We'd done some reading that said formula, while containing all necessary nutrients, didn't have the same disease-blocking attributes as mother's milk. Regina was determined to make Elijah the world's healthiest child.
"They're going to do it unless our pediatrician tells them otherwise," she said. "And he's out of town."
"It's gonna hurt his immune system," she said.
"One dose of formula is going to hurt his immune system?"
"What should I do?"
This was a snap decision that required wisdom I didn't possess. I tried to think of a smart Jewish man from history, like Solomon, and what he would advise. Let's see. Offer to cut the baby in two, and the person who protested the loudest would ... that one didn't work.
"I'm not sure."
Thus, Elijah got supplement he didn't need, and we'd once again learned that the whole point of the world was to unintentionally conspire against its inhabitants. Everyone else, the postpartum nurses at St. David's Memorial Hospital in particular, was trying to destroy our family. For that last twenty-four hours Regina was in the hospital, they became our enemy. First they made our healthy child eat out of a formula tube. Then they said they wouldn't let us check out of the hospital unless we agreed to take him to the pediatrician the next day. After we agreed, they still wouldn't let us check out, because we'd forgotten to record the last time Elijah had urinated.
Amazingly, he did pee, and the next morning, we drove to our pediatrician's office. We'd chosen a nice guy named Rivas, who was about our age. It was sobering to realize that doctors were no longer older authority figures. Rivas bounced into the room.
"How are we all feeling?"
At that moment, I felt about as mentally sharp as a mushroom, but I said, "Fine."
"He didn't mean you," Regina said.
We laid Elijah on a cushioned table. Rivas leaned over him.
"Why are you here again?"
"The nurses told us to come," said Regina.
"This child is healthy. I'll see you in three months."
Now, with other health issues out of the way, circumcision loomed. More than two years later, we learned about a guy from Houston called "Max the Mohel," a pediatrician from Houston who performs pretty much every bris in Texas. Since the vast majority of these ceremonies occur within three hours from his home, that's not quite as big a challenge as it sounds. We didn't learn about Max the Mohel in time, but we wouldn't have used him even if we had. Strangely, my parents didn't want a bris. All they cared about was the surgery. It's not like we knew anyone in town to attend a bris anyway; we'd only been living there two months. Also, perhaps I mentioned earlier that Regina didn't want it done at all.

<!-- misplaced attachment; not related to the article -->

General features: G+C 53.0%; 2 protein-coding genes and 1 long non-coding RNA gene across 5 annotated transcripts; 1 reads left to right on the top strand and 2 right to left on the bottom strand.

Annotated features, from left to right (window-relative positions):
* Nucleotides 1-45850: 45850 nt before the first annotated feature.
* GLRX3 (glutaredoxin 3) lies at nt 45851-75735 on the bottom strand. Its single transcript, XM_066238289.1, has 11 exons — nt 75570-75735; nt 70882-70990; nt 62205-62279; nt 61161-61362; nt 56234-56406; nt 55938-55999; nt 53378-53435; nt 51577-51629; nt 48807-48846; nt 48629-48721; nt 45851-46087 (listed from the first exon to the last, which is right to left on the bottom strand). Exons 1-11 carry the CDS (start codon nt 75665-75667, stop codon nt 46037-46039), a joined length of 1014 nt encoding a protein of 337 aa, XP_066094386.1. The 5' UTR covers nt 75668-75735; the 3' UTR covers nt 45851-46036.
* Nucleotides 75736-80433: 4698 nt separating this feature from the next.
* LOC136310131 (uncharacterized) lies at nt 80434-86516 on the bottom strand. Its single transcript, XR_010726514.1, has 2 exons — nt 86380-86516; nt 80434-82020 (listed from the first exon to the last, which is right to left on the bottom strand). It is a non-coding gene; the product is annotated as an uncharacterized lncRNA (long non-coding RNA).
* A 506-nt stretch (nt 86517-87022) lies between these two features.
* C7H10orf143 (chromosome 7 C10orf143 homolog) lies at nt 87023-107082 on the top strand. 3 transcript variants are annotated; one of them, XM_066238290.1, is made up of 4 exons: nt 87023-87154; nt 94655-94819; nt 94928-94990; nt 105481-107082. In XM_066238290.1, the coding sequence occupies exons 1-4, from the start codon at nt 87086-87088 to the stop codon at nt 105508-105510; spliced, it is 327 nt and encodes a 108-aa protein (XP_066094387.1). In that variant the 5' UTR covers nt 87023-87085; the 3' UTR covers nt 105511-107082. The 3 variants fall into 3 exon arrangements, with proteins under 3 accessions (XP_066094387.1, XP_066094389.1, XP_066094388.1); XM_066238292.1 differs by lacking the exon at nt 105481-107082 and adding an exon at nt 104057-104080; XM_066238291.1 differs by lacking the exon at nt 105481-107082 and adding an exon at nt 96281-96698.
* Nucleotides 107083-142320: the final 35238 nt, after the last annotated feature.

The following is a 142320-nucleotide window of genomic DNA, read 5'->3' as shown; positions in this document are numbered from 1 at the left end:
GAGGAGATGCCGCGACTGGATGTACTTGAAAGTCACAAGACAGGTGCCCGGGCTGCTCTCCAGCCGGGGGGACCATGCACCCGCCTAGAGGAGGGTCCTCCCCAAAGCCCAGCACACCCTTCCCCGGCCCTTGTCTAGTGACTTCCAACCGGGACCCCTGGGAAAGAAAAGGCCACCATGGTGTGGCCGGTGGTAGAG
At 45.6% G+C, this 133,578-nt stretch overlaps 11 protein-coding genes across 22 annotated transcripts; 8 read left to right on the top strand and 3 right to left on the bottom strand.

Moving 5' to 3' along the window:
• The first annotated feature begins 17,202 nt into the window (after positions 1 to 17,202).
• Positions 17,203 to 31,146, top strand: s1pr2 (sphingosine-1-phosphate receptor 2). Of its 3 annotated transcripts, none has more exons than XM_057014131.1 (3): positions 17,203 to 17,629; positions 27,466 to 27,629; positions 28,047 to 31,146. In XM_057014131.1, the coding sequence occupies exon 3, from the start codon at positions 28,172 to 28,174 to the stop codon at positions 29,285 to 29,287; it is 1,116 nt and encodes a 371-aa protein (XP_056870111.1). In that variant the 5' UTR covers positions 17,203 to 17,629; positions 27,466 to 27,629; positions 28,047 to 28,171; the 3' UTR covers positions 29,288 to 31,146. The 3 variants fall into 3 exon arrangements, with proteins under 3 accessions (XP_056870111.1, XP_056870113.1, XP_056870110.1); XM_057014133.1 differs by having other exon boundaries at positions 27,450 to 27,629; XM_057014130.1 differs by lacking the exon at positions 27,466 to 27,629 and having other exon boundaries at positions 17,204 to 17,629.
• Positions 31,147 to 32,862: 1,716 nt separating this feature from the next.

Our pediatrician refused to perform the operation. He recommended a urologist to us. Eight days after Elijah was born, we went to the urologist's office. This is how it works, he said. He would put Elijah on a board and strap down his hands and feet. Then he'd slide a metal ring over the top of the penis, which would cut off the circulation to the foreskin and gradually kill the nerve endings. Over the next week, the foreskin would gradually turn black, and then it would rot off, and then Elijah would be permanently connected to his ancestors.
When Regina called about the procedure, they told her that the doctor used topical anesthetic. That made her feel a little better. When we were actually in the doctor's office, we asked him about that.
"Of course we don't use topical anesthetic," he said. "Everyone knows that stuff doesn't work."
We wouldn't put our son through pain without anesthetic! But by then, it was too late. The doctor took our baby from us and told us to wait in the hall. A few minutes after the procedure, he said, he'd let Regina in to nurse. I went into the waiting room, sat with a six-month-old issue of Sports Illustrated, and tried to remember a time when I wasn't an adult.
Regina and Elijah came out. He was screaming. She was bawling.
"Let's just go!"
And so I drove us home, which was strange enough considering that Regina usually does all the driving, but even stranger because my newborn son was in the backseat howling because someone had just lopped off the tip of his penis, and my wife was holding him, weeping as though her soul was being ripped from her body, and my heart and throat and face felt clogged with sorrow and grief and mucus and shame, and I could barely see the road through a film of tears and I thought, Oh, this is just fucking great.
About an hour later, my parents, who had since returned to Phoenix, called to see how Elijah was doing, both on the line at the same time.
"How's Elijah?" my mother asked.
"He's asleep. He cried a lot."
"He'll be fine. It didn't hurt at all."
- - - - - - - - - - - -
From the book: "Alternadad" by Neal Pollack. Copyright (c) 2007 by Neal Pollack. Published by arrangement with Pantheon Books, a division of Random House Inc.